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Last modified: 29 Jul 2020 10:42am

A line of 13 people stand in front of a white van with a blue and orange logo

A new library service bringing popular programmes and resources to those who don’t have easy access to a library had its first outing last week.

Residents of Castle Hill and Arthur’s Pass were the first to try out the Selwyn District Council’s new Edge Connector service in its specially kitted out vehicle last week.

The service is designed to bring targeted library resources, programmes and services to communities, schools, pre-schools and community groups that are not within easy reach of one of the district’s four libraries. The Edge Connector’s main focus is on those outlying communities at least 15 kilometres from a library.

Community Services and Facilities Group Manager, Denise Kidd, says the service has been designed to be cost effective, efficient and flexible in what it provides, so it can bring things the whole community want but would otherwise be difficult to access. “We want to make sure those communities across the district without easy access to a physical library have similar opportunities to others, whether that’s through education on our online resources or bringing a specific programme that caters to a group of residents of the particular community.”

It is expected regular visits to communities such as Windwhistle, Springfield, Dunsandel, Southbridge, Hororata, Greendale, Glentunnel and Sheffield will begin in the next few weeks. Other visits are being planned as the service assesses the needs and interest levels in particular communities, and continues to work on logistics and opportunities.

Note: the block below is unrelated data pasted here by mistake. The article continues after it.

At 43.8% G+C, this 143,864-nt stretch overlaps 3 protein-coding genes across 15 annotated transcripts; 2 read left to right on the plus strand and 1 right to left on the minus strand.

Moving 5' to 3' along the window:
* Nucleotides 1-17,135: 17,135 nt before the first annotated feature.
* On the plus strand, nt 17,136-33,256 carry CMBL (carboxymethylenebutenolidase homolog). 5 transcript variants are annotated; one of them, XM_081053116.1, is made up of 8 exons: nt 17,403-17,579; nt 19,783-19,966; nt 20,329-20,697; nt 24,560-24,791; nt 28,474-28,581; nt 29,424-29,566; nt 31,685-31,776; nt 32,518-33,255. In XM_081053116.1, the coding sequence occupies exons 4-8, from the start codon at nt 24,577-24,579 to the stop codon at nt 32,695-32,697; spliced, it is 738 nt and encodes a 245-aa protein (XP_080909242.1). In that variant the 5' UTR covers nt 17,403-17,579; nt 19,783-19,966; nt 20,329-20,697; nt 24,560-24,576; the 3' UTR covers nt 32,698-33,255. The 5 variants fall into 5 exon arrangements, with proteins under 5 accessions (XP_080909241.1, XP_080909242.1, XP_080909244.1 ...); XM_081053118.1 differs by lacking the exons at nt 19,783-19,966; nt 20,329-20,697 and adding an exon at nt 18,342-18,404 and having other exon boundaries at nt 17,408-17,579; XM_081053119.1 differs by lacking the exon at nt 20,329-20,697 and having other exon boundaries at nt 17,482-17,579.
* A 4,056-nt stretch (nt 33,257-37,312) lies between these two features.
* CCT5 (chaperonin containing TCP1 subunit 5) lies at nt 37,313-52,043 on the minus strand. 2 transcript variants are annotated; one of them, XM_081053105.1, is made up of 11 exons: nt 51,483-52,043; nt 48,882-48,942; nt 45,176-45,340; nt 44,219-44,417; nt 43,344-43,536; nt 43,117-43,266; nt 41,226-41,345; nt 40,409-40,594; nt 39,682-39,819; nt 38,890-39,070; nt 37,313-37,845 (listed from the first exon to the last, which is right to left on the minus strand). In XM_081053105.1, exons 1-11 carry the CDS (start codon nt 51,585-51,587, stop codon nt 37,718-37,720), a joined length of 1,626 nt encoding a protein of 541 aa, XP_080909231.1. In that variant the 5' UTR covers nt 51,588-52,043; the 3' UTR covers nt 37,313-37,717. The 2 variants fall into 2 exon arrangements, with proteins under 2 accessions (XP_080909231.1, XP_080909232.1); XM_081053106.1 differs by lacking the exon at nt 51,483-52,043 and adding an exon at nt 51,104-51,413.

The Edge Connector is fitted with wifi, computers and a touch screen online catalogue as well as a printer and scanner. It will bring a selection of books, magazines and DVDs along with tech kits with equipment that can include microscopes, telescopes, robotic kits and entry level VR equipment, which can be browsed or borrowed.

It will also be able to carry resources such as a 3D printer and sewing machines to allow for specific programmes.

The newly purchased Edge Connector vehicle has a focus on cost effectiveness and environmental sustainability with the electronics powered by two auxiliary batteries that charge while the van drives or are powered by a specially fitted solar panel on the roof. It also has low energy LED lighting. It accommodates specially made furniture to provide maximum space including reading spots for children and adults and storage.

The Wifi on board is provided via the Aotearoa People’s Network Kaharoa (APNK), which is part of the National Library of New Zealand, Department of Internal Affairs. This partnership brings free Internet services to public libraries throughout New Zealand. This is the first time APNK has trialled a mobile service in New Zealand.